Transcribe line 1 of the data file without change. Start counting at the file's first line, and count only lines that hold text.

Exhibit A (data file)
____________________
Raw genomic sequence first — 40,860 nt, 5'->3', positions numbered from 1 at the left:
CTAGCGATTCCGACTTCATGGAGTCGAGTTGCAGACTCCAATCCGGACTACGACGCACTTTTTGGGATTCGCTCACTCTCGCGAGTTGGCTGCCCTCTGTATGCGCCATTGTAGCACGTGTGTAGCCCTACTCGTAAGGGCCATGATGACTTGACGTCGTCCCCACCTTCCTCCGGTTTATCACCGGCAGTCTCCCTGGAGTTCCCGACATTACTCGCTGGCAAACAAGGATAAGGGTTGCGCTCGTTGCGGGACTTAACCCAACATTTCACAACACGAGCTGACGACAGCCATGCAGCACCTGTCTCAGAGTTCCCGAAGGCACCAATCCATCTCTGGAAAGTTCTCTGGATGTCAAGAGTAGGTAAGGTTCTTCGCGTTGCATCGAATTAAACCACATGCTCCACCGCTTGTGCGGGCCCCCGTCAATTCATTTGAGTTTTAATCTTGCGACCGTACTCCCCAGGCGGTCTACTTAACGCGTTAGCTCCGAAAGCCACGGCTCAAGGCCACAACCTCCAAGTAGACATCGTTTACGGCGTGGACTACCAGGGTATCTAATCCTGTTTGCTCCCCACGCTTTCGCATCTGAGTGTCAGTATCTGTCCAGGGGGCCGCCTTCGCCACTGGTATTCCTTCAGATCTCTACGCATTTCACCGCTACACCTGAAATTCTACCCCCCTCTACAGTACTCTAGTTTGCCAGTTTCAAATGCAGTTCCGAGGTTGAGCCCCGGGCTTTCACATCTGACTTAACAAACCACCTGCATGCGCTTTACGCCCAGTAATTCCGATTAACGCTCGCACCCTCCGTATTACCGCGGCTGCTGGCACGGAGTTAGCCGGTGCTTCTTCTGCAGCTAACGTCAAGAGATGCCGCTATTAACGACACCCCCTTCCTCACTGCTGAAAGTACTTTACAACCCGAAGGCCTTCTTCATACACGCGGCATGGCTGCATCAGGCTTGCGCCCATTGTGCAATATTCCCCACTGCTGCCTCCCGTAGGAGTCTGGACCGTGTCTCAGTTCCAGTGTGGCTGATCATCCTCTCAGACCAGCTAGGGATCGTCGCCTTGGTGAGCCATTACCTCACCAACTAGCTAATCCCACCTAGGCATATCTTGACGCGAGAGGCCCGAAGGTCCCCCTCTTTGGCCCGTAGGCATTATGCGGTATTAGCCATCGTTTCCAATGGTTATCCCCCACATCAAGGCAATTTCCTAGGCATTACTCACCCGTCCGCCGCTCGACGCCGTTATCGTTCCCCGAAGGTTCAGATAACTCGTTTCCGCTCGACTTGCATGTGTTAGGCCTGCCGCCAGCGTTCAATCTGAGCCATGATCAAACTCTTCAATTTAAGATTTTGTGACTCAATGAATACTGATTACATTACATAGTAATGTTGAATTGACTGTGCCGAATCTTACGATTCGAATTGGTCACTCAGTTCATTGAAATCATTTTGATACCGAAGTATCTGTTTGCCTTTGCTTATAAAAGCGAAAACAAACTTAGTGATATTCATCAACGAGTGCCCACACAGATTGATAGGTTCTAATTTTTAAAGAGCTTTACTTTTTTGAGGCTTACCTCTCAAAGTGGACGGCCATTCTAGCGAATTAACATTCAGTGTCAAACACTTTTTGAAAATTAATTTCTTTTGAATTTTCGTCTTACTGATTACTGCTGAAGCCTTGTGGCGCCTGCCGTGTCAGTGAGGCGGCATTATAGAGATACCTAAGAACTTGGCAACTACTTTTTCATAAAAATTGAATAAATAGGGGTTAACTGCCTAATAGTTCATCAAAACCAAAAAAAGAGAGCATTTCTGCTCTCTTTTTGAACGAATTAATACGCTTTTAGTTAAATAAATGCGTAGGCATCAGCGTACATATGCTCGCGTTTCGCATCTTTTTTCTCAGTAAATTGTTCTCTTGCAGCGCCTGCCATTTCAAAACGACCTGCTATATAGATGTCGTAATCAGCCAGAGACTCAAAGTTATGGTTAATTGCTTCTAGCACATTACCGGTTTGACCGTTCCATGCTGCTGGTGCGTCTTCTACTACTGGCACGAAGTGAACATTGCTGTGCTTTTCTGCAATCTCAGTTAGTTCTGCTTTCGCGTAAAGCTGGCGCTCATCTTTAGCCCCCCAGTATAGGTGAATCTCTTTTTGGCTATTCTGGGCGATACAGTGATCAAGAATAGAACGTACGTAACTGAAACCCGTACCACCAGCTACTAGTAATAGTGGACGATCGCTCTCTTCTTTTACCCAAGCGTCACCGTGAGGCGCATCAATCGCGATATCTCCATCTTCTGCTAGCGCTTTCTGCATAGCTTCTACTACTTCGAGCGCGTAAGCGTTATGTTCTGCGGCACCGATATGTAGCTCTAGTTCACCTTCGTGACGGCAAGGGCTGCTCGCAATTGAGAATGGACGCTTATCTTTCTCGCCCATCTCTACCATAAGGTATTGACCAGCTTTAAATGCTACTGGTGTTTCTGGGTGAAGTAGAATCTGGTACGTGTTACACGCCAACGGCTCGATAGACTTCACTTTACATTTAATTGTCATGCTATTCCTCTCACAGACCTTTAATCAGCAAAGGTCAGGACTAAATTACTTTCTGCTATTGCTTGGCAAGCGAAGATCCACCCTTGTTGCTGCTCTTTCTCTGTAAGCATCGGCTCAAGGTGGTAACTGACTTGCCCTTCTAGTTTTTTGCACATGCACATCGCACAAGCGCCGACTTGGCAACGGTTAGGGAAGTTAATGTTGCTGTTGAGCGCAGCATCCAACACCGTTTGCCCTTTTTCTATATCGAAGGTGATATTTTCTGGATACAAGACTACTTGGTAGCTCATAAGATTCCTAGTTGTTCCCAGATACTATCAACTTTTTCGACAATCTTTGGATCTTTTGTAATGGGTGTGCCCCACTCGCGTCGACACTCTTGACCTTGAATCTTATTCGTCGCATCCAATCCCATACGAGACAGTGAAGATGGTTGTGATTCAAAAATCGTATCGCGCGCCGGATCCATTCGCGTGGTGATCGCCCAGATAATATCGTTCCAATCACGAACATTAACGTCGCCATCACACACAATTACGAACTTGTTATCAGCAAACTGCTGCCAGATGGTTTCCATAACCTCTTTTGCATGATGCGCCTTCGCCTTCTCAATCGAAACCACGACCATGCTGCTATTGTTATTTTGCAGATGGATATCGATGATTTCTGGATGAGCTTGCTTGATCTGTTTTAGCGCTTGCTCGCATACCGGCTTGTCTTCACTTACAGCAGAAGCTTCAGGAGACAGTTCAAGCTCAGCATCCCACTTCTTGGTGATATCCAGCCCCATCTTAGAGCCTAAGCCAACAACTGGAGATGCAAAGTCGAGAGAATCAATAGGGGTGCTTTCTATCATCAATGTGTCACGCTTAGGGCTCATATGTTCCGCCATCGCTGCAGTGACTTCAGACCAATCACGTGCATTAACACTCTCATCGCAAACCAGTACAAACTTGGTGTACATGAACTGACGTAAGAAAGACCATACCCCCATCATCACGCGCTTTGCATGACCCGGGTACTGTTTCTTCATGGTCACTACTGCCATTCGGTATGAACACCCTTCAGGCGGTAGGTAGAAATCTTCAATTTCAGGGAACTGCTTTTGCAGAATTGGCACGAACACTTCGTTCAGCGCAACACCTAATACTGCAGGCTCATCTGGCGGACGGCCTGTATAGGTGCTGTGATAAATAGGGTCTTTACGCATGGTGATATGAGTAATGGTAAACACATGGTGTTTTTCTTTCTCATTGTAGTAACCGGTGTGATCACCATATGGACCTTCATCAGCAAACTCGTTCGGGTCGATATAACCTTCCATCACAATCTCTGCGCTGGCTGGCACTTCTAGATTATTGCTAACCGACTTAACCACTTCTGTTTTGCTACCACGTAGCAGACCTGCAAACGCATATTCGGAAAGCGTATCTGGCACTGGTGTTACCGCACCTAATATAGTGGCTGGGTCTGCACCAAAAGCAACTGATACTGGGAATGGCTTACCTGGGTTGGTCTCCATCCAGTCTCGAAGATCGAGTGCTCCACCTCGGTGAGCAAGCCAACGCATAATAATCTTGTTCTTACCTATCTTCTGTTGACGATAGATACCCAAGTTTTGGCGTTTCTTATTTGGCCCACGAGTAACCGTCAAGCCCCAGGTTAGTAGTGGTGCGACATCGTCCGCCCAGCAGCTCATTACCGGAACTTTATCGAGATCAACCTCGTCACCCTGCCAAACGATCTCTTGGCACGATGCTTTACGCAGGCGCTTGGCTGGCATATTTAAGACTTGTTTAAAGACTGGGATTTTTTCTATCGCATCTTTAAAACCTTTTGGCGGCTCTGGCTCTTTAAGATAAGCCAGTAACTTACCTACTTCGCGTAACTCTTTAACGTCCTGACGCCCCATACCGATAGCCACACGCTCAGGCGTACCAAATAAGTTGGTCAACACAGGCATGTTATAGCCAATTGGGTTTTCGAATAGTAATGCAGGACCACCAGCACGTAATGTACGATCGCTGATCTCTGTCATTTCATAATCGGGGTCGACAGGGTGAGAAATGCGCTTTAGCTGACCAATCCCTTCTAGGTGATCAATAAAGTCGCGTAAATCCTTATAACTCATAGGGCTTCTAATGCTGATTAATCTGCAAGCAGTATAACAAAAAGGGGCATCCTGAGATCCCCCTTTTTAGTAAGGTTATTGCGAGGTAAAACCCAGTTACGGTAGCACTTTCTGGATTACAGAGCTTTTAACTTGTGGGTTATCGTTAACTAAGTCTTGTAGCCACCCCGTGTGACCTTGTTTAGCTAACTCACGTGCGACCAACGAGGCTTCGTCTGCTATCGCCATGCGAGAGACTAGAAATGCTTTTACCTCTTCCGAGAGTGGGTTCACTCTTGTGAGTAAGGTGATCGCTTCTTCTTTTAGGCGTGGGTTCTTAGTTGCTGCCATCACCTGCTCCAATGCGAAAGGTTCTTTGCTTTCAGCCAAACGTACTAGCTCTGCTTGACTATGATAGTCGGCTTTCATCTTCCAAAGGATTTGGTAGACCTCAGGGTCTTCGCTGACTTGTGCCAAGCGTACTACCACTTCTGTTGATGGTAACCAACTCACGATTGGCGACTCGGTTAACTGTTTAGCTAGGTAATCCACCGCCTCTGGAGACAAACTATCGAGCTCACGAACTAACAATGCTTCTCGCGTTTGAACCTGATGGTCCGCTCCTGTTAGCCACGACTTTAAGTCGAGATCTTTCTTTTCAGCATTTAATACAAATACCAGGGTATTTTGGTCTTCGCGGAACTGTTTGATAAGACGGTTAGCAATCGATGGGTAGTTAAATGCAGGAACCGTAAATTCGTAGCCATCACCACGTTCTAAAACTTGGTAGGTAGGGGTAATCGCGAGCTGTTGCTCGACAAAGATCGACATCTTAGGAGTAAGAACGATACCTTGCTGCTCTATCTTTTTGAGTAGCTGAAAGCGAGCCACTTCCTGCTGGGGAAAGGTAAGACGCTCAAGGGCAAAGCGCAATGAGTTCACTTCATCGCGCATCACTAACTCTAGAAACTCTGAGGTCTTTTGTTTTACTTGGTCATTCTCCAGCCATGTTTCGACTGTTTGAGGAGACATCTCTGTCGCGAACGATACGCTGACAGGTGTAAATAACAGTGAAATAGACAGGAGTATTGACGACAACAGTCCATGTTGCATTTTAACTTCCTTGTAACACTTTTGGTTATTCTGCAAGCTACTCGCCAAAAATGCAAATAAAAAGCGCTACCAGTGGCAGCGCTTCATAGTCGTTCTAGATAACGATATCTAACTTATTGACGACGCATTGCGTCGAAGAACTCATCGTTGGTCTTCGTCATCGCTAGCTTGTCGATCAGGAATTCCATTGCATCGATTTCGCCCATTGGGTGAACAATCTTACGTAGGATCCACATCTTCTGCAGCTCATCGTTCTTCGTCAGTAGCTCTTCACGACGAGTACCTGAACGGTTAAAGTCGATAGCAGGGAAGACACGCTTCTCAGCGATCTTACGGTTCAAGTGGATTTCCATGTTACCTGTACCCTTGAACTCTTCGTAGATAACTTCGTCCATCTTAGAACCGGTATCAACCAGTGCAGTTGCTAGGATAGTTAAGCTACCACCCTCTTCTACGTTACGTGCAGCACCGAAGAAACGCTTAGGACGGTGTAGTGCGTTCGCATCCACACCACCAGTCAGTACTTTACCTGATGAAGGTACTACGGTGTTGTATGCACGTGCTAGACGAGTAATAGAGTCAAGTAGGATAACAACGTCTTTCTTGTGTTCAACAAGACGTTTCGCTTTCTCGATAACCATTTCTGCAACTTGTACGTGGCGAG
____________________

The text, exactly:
Raw genomic sequence first — 40,860 nt, 5'->3', positions numbered from 1 at the left: